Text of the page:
Scientists Find More Mysterious Repeater Signals From Deep Space
Another set of mysterious “fast radio bursts” (FRBs) from a distant galaxy were recorded by astronomers at the Canadian Hydrogen Intensity Mapping Experiment (CHIME) in British Columbia. Scientists are still unsure of the source of these strange bursts, though one potential explanation posits that they may be the product of an advanced alien civilization.
The latest bursts are the first recorded from this source since it was accidentally discovered in 2007. Astronomers remain baffled by this latest recording, which detailed signals at a significantly lower frequency than their first discovery. Initial frequencies clocked in at 1,400 megahertz, but the latest bursts came in at around 400 MHz; the lowest possible frequency their instruments could detect.
Is this potential alien civilization sending signals at varying ranges to increase its chances of being heard? If so, it seems we’re picking up all of them.
Though they were first discovered in 2007, speculation around the FRBs’ origin didn’t captivate headlines as much as it did in 2017 when Professor Avi Loeb of the Harvard-Smithsonian Center for Astrophysics published a paper suggesting the alien possibility.
“Fast radio bursts are exceedingly bright given their short duration and origin at great distances, and we haven’t identified a possible natural source with any confidence,” Loeb said. “An artificial origin is worth contemplating and checking.”
There are two competing theories on the extraterrestrial potential; the first being that a civilization is transmitting their calling card in hopes of contacting another civilization like ourselves. The other possibility is that the bursts are propelling the sails of alien probes in deep space – a type of technology the Breakthrough Initiative is currently attempting to develop.
Astronomers noticed that whatever the source of these waves may be, it’s scattering the radio bursts – meaning it must be a massive object with “special characteristics.”
“That could mean in some sort of dense clump like a supernova remnant or near the central black hole in a galaxy,” said Dr Cherry Ng, a team member in the study from the University of Toronto. “But it has to be in some special place to give us all the scattering that we see.”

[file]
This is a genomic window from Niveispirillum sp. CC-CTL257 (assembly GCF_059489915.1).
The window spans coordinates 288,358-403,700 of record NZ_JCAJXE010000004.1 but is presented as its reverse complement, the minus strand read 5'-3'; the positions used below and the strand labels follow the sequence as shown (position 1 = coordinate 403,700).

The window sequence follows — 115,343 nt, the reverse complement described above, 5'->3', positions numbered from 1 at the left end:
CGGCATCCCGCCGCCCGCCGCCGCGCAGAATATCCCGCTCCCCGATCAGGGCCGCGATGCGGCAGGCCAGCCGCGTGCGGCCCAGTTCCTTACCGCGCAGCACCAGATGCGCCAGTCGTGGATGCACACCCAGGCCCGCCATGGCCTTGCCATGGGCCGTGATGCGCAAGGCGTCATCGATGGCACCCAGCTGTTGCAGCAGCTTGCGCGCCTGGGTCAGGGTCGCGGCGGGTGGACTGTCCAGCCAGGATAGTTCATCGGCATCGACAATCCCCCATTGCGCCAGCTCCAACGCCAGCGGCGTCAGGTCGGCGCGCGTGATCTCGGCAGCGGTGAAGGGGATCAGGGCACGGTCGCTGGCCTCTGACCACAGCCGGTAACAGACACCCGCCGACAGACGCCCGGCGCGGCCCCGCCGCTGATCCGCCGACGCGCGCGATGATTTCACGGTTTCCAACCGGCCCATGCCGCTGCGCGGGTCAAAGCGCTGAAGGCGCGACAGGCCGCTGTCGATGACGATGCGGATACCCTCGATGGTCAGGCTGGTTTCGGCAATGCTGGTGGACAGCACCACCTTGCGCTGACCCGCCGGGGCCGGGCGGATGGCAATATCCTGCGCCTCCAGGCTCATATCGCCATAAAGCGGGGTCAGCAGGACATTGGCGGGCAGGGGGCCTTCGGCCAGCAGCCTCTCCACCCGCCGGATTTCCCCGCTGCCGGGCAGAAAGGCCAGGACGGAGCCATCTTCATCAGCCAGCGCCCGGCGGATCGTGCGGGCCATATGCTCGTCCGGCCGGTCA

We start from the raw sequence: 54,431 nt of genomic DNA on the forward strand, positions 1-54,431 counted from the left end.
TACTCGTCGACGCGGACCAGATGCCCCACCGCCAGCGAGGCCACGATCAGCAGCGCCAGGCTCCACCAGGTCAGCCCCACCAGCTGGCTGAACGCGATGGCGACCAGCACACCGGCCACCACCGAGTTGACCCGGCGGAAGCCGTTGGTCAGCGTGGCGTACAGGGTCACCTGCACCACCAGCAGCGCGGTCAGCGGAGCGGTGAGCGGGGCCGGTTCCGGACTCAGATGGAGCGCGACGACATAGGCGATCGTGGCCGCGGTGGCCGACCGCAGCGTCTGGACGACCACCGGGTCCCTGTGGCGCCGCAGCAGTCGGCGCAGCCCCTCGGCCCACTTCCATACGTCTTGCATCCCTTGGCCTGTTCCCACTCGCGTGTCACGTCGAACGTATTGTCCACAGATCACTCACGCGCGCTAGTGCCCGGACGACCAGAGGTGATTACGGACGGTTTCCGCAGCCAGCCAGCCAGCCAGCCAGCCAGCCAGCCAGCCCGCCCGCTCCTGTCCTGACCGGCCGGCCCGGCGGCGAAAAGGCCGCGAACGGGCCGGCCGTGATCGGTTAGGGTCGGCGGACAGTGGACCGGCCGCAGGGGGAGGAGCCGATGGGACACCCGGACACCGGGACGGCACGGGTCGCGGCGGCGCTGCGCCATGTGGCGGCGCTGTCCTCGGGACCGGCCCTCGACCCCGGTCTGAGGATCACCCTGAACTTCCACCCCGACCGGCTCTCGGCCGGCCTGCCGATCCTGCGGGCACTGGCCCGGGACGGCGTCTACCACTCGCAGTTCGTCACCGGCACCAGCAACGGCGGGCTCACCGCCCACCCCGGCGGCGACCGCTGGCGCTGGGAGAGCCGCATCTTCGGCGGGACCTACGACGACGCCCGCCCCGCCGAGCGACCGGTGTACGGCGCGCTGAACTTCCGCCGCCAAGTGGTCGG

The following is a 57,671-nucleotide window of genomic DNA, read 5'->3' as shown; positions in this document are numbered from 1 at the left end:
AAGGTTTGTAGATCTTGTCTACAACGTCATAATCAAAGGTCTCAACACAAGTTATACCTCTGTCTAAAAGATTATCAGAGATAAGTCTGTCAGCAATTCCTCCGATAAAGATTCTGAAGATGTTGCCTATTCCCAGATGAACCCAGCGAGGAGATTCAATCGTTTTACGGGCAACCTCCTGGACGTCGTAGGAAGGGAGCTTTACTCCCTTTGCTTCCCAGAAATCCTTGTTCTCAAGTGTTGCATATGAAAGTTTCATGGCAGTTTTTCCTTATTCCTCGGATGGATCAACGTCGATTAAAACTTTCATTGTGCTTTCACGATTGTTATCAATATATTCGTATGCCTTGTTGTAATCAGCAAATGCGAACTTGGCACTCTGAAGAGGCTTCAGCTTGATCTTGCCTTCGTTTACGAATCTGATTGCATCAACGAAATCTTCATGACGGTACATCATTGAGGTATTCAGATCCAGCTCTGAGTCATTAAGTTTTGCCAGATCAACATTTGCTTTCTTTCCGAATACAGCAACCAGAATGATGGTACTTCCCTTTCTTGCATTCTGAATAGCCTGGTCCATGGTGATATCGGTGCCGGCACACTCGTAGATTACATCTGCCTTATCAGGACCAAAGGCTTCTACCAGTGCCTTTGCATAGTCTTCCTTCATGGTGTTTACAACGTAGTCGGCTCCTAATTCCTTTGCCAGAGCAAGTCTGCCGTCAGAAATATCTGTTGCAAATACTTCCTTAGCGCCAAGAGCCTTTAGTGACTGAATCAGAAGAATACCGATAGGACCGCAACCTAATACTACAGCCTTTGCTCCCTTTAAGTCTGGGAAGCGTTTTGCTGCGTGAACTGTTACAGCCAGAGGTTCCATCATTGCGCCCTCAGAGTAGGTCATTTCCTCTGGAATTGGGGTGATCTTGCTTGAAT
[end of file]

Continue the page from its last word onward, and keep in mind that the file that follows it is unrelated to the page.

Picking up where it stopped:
In the event that these bursts are coming from an alien megastructure, their source would likely have to be at least the size of a planet, unless they’re being emitted by some technology we can’t yet fathom. This would surely put the civilization beyond level one on the Kardashev scale, a level in which they have been able to harness all the energy of their home planet. We, on the other hand, have yet to reach such advancement.
Could this latest discovery mean we’re on the precipice of making contact with an advanced extraterrestrial civilization? It might be time to start building an intergalactic radio broadcaster of our own…
An Evolution of Ancient Astronaut Theory's Proof and Proponents
Religion molds many people’s worldview and beliefs about our origin as a species. From a young age, and even as we grow older, we tend to hold on to aspects of those stories – many of which involve magic or divine phenomena. But as technology has progressed over those years, things that once seemed magical, now make perfect sense and fall within the widening realm of possibility. And as our modern worldview has become shaped by this techno-centric, materialist scope, the ancient astronaut theory has found an increasingly larger audience.
If you’re not familiar with Gaia’s content, maybe you’ve seen the program Ancient Aliens on History Channel, or possibly read Erich von Däniken’s classic book Chariots of the Gods? These series are founded on the ancient astronaut hypothesis; the assertion that if you reinterpret biblical accounts of supernatural gods with magic powers instead, as members of an advanced extraterrestrial race with advanced technology, their depictions make a lot more sense.
Arthur C. Clarke famously made this contention later when he said, “any sufficiently advanced technology is indistinguishable from magic.” And though it’s unclear whether Clarke ascribed to the belief, it’s likely he would have at least entertained it.